Croutons

Chop your tomatoes and combine with minced shallot, balsamic, remaining 2 tablespoons of olive oil, and mozzarella together in bowl. Let sit for 5 minutes to get extra juicy. Pour mixture over bread and let sit for at least 10-15 minutes (you can put it in the fridge) to allow bread to soak up the juices. Stir halfway through. Add diced avocado at the end and stir to mix.

Tomatoes for Panzanella

Top with salt or garlic salt and pepper and serve.

Bread Salad

Simple Panzanella

Panzanella

Enjoy!!!

 

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Candied Balsamic Tomato & Sweet Corn SaladCandied Balsamic Tomato & Sweet Corn Salad.

 

Tomato & Sweet Corn Salad

 

Candied Balsamic Tomato & Sweet Corn Salad

4 cups grape tomatoes (approx 1 Trader Joe’s container)
1 cup corn (fresh cut off the cob is best)
1/4 cup red onion, thinly sliced
1 tsp. sugar
1/4 tsp. salt
1/4 tsp. pepper
1 1/4 Tbsp balsamic vinegar
1/4 cup small fresh basil leaves, torn
Cooking spray

Heat a large nonstick skillet over medium-high heat, coat with cooking spray.  Add tomatoes and cook for about 5 minutes or until tomatoes release juices.  Combine sugar, salt and pepper; sprinkle over tomatoes; cook 2 more minutes.  Drizzle with vinegar and cook about 30 seconds to 1 minute.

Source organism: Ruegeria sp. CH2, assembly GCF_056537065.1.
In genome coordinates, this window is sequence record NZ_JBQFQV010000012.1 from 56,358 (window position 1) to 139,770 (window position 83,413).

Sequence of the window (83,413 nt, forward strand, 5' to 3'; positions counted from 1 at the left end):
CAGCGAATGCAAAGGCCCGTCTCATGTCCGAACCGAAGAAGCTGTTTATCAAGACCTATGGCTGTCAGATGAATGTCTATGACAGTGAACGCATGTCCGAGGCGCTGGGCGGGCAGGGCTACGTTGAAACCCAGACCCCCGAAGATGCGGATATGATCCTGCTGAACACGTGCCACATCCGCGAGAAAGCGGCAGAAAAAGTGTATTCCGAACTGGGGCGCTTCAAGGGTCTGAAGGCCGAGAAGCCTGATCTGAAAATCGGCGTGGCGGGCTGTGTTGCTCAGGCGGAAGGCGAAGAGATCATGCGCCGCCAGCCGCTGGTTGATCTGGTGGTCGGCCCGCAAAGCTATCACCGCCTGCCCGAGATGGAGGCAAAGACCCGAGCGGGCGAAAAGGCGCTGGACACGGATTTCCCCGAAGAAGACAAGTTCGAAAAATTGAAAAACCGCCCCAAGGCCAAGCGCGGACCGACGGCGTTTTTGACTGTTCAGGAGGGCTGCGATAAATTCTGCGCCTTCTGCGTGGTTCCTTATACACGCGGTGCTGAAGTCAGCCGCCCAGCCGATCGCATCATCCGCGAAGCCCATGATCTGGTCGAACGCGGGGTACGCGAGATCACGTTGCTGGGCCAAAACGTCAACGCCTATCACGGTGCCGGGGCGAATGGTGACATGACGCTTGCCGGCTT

Transfer tomato mixture to a serving bowl.  Add corn, onion and basil and toss gently. Can be served immediately warm or chilled. I added the corn in the serving bowl, but you could also add the corn earlier in the pan. The recipe makes approximately 3-4 servings.
Candied Tomato & Sweet Corn Salad
Tomato & Sweet Corn Salad
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We arrived starving. It was finally Friday night in one of those long, nose-to-the-grindstone workweeks, the kind exacerbated by perpetually gloomy, freezing weather (side note – what’s up with the wind lately?!) and an adherence to a strict diet, a reminder that your soon-to-be 35 year-old metabolism finally called it quits and broke up with you, leaving you with the bittersweet memories of better days where you didn’t have to spend all of your free time tediously tracking every last living calorie into MyFitnessPal, and hell to pay on the scale if you dare surpass your paltry 1200 cal threshold.